High doses of certain ingredients can cause daytime drowsiness. You also might sleepwalk or “sleep talk” when you use your phone or computer for talking, emailing, or texting.
There are other holistic options that don’t involve synthetic ingredients.
Another precaution is to use strong sleep aids carefully for the first time. Avoid them when you have to wake up early, drive vehicles, or make big decisions the next day.
The main function of sleep aids should be to help you fall asleep and sleep longer. If they knock you out, then you might oversleep the next day.
5. Take some melatonin
Melatonin is a human hormone that the brain produces at higher levels at nighttime to achieve sleepiness and relaxation. A melatonin supplement or medication can help to treat insomnia related to falling asleep. Some possible side effects include dizziness, fatigue, and nausea.
As always, make sure to talk to your doctor before taking new dietary supplements or medicines. He/She can check for any “drug interactions” that could cause side effects.
6. Review prescription medicines
Items in your medicine cabinet could be causing you to toss and turn at night. This includes both over-the-counter (OTC) and prescription medicines. Some examples are certain medications for treating asthma or high blood pressure. Meanwhile, some cold medicines and pain relievers include stimulants like caffeine.
Talk to your doctor about any pharmaceuticals or supplements you’re taking. They can determine if you need to reduce the dosage or swap in different medicines.
7. Limit your bedtime activities
Some sleep experts recommend limiting your bed to sleep and sex. That means ditching uses like:
- watching TV
- reading books
- listening to the radio
- making phone calls
- eating meals/snacks
- studying notes
- web browsing.
These activities can boost alertness, which is something you definitely don’t want to do at nighttime. It’s especially true of TVs, computer monitors, and mobile device screens since the tiny lights can keep you up when looking at them within a few hours before sleepy time.
Some experts even recommend avoiding these activities in your bedroom. This option is more debatable. On the other hand, if you want to beat insomnia then you should certainly limit your bed’s activities to sleep.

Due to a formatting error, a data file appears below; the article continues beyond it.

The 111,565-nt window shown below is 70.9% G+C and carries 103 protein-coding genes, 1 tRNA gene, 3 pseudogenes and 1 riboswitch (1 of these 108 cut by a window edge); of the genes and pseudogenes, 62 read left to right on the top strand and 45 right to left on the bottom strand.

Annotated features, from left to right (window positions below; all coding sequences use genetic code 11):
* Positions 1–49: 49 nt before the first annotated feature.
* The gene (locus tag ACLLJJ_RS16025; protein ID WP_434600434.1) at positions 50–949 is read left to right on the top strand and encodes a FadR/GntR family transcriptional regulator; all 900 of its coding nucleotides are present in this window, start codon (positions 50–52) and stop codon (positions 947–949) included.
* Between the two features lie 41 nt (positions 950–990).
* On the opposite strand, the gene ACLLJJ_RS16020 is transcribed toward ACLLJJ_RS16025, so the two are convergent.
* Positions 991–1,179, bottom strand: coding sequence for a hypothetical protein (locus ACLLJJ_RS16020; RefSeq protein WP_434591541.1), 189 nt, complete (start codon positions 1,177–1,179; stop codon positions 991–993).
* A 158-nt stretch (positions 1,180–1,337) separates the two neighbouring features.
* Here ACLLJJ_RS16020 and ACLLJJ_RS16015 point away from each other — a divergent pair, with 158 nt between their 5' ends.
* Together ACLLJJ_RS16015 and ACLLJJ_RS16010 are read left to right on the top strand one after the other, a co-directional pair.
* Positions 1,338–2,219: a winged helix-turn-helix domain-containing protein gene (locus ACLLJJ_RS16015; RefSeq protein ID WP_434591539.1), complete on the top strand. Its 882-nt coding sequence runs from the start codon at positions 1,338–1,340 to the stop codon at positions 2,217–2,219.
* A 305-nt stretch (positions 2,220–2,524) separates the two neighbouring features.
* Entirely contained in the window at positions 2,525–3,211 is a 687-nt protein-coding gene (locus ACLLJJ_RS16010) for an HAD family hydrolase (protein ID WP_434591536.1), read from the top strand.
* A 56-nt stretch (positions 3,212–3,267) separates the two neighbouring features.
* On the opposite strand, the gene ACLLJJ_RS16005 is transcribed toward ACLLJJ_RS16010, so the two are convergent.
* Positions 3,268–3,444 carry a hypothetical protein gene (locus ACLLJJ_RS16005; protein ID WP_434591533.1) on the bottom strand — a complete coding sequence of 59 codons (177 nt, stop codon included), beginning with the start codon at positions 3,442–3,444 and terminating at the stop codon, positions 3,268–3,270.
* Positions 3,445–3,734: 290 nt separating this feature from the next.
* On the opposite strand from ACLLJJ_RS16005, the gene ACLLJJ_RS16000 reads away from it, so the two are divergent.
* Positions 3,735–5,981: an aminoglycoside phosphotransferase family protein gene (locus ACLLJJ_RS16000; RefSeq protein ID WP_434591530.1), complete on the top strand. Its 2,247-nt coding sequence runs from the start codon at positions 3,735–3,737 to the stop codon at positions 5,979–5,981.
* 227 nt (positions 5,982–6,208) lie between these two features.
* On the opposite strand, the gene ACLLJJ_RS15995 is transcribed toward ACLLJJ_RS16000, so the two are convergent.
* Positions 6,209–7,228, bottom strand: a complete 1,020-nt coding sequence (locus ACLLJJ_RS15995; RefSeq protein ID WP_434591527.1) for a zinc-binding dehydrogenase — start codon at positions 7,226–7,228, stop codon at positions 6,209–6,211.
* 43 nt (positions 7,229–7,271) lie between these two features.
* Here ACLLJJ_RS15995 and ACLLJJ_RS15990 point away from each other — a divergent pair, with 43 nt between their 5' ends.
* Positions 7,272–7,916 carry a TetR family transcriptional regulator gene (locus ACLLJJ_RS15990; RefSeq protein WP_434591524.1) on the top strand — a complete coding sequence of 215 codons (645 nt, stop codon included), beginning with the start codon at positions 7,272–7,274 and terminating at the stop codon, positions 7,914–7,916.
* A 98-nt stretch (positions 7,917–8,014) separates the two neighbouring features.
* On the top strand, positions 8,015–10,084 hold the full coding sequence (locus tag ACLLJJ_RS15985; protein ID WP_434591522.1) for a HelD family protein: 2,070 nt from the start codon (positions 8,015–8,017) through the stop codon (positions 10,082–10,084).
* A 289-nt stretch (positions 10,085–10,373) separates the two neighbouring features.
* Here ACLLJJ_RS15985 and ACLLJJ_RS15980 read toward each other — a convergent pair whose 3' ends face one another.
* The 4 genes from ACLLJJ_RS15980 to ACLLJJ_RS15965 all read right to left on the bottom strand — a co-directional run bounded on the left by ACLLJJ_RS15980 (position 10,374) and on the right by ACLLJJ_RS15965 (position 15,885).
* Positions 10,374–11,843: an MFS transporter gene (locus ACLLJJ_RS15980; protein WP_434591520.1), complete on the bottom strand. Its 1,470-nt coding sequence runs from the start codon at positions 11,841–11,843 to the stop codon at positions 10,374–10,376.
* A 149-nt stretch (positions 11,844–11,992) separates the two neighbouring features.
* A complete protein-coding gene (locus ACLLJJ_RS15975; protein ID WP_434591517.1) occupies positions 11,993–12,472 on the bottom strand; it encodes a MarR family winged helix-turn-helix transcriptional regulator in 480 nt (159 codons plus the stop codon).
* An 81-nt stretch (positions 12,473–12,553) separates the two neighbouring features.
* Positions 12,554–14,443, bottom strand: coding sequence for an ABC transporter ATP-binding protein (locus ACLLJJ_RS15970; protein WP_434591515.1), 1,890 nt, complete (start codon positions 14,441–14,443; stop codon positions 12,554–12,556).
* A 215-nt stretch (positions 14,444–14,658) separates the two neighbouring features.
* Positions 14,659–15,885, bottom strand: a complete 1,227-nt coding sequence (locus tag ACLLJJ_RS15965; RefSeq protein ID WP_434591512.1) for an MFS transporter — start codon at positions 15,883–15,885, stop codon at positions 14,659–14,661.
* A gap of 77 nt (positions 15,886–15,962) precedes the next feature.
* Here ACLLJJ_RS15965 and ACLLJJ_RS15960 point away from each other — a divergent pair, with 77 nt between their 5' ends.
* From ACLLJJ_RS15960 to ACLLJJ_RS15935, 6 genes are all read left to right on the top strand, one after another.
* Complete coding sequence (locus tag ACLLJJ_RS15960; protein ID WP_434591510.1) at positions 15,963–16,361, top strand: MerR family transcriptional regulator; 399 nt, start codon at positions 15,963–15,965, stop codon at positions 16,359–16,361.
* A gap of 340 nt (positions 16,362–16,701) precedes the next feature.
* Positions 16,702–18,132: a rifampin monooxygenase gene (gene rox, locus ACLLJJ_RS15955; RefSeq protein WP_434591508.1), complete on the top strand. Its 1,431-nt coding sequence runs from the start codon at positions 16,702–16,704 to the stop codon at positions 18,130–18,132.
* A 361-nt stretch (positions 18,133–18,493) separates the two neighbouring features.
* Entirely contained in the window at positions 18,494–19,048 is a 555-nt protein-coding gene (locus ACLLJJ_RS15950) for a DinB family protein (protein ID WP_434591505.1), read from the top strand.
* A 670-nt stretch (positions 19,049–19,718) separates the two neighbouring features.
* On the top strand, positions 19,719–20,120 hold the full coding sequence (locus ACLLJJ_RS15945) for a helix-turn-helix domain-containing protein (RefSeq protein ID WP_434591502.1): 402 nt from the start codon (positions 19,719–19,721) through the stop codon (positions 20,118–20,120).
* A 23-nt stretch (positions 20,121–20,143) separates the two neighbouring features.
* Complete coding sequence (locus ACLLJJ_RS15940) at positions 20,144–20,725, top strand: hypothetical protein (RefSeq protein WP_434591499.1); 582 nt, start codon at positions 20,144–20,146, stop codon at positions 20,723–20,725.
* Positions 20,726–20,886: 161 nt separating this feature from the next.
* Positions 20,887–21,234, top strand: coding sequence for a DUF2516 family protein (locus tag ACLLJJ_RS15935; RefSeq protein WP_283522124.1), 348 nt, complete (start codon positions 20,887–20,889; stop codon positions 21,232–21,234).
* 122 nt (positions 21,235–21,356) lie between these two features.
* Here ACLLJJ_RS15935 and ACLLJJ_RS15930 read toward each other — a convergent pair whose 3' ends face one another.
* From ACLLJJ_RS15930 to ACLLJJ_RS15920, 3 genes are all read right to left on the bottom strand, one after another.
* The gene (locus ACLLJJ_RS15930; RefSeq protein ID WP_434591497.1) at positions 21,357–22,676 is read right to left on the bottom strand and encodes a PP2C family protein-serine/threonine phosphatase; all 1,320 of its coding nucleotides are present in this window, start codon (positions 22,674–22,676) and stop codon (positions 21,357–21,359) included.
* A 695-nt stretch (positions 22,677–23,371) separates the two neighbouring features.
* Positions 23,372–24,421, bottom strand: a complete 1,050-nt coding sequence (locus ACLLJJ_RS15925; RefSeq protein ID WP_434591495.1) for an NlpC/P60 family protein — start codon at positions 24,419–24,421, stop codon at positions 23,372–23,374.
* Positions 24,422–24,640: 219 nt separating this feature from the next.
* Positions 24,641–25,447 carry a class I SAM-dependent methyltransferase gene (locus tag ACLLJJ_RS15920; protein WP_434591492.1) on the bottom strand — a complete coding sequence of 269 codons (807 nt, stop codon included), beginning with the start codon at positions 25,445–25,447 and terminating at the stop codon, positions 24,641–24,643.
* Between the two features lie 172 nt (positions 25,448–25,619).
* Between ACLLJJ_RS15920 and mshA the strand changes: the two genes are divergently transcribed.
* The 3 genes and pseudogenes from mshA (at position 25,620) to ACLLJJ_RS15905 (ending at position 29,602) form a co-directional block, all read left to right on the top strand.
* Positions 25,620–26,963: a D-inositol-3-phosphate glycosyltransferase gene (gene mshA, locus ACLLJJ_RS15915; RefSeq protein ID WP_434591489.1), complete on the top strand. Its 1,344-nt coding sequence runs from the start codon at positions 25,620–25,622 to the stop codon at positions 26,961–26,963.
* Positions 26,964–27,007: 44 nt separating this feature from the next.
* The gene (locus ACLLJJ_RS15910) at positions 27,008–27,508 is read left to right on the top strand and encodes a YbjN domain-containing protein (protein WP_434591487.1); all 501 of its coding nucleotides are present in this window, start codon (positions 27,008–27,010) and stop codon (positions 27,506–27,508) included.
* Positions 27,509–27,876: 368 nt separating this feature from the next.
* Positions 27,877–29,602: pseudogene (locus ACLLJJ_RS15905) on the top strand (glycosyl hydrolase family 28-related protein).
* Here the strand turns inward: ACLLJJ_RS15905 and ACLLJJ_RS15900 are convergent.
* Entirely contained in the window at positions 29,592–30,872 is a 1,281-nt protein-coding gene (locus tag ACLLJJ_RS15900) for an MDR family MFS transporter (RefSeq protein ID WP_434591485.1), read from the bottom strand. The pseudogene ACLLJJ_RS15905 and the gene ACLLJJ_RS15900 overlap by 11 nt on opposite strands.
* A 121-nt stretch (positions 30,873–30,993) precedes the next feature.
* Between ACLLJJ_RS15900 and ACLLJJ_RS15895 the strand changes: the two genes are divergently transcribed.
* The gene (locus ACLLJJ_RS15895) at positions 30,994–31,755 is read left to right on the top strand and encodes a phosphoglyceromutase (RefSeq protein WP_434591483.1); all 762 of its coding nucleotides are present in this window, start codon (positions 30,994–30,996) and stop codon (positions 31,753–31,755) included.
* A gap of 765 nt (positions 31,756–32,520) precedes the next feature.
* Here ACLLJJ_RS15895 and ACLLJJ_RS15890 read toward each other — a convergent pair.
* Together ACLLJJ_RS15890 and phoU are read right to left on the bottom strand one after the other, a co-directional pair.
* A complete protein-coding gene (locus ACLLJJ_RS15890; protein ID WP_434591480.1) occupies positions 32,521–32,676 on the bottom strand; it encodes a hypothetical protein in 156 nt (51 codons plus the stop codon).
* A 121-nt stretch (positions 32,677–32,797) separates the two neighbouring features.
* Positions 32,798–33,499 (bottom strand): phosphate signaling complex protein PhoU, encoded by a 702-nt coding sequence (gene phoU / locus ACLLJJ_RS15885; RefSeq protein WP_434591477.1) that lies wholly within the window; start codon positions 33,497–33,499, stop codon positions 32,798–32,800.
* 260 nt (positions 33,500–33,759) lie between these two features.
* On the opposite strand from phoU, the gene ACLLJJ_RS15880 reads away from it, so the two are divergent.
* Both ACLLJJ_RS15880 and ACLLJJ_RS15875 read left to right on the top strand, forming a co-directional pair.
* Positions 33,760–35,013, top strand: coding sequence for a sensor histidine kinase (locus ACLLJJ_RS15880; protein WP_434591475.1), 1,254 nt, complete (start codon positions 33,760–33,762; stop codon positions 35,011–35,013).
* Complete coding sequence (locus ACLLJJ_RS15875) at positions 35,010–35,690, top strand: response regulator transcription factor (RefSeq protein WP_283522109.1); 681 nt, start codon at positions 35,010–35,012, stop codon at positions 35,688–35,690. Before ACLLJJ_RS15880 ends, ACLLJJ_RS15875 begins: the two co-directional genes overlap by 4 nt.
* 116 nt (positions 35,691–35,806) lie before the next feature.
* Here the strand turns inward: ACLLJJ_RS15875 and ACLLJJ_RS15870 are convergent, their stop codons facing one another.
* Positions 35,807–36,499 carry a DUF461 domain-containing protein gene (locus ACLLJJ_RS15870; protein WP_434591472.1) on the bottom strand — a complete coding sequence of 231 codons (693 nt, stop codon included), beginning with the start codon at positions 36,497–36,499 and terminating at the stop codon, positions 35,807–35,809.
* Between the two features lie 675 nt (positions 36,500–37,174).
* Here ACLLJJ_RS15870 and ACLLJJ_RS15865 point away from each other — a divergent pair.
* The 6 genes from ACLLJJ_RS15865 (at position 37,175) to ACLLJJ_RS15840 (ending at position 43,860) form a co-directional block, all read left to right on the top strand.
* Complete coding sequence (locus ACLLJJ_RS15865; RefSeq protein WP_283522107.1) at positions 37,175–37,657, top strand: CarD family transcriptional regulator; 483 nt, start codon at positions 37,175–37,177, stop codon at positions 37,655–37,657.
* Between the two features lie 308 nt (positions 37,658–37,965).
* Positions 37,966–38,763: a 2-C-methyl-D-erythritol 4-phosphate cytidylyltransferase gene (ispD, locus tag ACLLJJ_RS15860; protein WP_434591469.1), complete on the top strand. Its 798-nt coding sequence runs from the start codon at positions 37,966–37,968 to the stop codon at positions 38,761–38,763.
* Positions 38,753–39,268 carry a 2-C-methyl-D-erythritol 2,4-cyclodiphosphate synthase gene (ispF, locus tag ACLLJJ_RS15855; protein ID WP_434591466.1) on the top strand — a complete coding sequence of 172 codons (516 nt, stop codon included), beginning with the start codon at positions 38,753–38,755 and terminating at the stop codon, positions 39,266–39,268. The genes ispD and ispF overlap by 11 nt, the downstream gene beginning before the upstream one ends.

8. Try using CBT to sleep better
Many sleep experts argue that cognitive-behavioural therapy is one of the most effective treatments for chronic insomnia.
CBT’s goal is to change people’s schedules, habits, and thinking about sleep. This could include the daily habit of working on a laptop or tablet while in bed.
Studies show CBT alone is effective in up to three-quarters of patients to significantly improve sleep quality. CBT modules also provide more long-term effects than sleep aids.
9. Improve your sleep hygiene
This involves factors like your sleep environment and bedtime routines. Taking the right steps can improve your sleep quantity and quality. Here are some helpful tips:
- avoid caffeine 4+ hours before bedtime
- sleep in a dark, quiet, and cool room
- do light exercise 2+ hours before sleeping
- make your bedroom a work-free environment
- turn off mobile devices 1+ hours before sleeping
- go to bed and wake up at the same time
It’s possible to overcome insomnia, although it will take time and effort. Keep making tweaks until you start achieving some small wins. Do you dream of regularly getting a full 7 to 9 hours of sleep at night? You can achieve that goal. It starts with taking control of your life; using effective tips; and getting support from family, friends, and doctors. Just remember the old saying: health is wealth!